Scott Adams poses for a portrait in his home in January 2014 in Pleasanton, Calif. Photo: Lea Suzuki/The San Francisco Chronicle via Getty Images
Several newspapers are dropping the long-running "Dilbert" comic strip over racist comments made by creator Scott Adams.
Driving the news: The cartoonist called Black Americans a "hate group" and said white people should "get the hell away from" them during a livestream of his YouTube show on Wednesday.
- Gannett, the largest newspaper publisher in the country, said its newspapers would stop publishing his comic strips after the racist rant. The Washington Post, San Antonio Express-News, and the Cleveland Plain Dealer have also announced they will no longer publish "Dilbert."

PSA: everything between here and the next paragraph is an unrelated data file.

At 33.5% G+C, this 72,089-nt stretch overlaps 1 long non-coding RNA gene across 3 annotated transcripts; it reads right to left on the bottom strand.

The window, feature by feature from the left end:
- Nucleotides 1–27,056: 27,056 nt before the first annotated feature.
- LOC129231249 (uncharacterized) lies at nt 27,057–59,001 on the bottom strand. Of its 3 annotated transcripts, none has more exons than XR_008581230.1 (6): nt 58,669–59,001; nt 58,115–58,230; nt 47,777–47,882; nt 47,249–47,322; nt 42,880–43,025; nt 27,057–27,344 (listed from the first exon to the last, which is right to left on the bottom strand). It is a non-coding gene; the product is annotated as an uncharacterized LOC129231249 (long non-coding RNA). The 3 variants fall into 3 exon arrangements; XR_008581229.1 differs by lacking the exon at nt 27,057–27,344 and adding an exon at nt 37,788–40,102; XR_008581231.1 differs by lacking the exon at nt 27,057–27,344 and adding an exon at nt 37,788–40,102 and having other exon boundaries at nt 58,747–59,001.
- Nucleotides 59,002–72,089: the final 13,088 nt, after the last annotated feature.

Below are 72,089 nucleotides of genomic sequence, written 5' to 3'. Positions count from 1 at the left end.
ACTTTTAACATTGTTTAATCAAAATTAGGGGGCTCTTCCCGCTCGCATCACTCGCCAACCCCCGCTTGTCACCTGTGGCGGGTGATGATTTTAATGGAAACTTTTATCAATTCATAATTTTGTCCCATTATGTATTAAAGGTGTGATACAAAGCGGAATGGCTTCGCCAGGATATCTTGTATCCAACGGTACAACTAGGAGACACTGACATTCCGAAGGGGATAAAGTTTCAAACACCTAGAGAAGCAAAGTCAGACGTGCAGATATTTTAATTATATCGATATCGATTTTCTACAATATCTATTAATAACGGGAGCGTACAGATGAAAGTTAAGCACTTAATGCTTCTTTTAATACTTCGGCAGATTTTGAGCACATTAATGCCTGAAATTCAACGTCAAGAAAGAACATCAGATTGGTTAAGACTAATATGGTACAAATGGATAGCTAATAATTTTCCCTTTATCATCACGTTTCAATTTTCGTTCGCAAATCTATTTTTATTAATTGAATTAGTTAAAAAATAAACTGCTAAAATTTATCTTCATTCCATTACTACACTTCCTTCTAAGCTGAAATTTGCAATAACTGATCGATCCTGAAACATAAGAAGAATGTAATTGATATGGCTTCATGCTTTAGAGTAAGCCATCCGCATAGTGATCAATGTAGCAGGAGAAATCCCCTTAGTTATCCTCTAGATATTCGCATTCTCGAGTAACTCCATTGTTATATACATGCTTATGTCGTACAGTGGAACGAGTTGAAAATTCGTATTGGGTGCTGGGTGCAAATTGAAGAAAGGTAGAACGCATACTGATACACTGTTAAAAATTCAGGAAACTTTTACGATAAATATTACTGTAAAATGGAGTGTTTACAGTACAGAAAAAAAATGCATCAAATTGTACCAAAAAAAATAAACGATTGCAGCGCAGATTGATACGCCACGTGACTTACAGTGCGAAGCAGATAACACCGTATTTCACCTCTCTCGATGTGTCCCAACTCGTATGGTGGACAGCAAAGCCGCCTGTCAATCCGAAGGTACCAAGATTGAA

- The Washington Post on Saturday asked Adams how many newspapers are still carrying the strip, to which he said: "By Monday, around zero."
Details: "If nearly half of all Blacks are not okay with white people … that’s a hate group,” Adams said during the livestream. "I don’t want to have anything to do with them. And I would say, based on the current way things are going, the best advice I would give to White people is to get the hell away from Black people … because there is no fixing this."
- Adams, 65, also blamed Black people for not "focusing on education" during the show, called Real Coffee with Scott Adams, and said, "I’m also really sick of seeing video after video of Black Americans beating up non-Black citizens."
- Scott has not responded to Axios' request for comment.
Of note: The cartoonist, who created the workplace satire comic strip in 1989, has been entertaining extreme-right ideologies and conspiracy theories for several years, according to the Post.
- Adams cited a Rasmussen poll that found a small majority of Black Americans agreed with the statement "It’s okay to be White."
Source: Read Full Article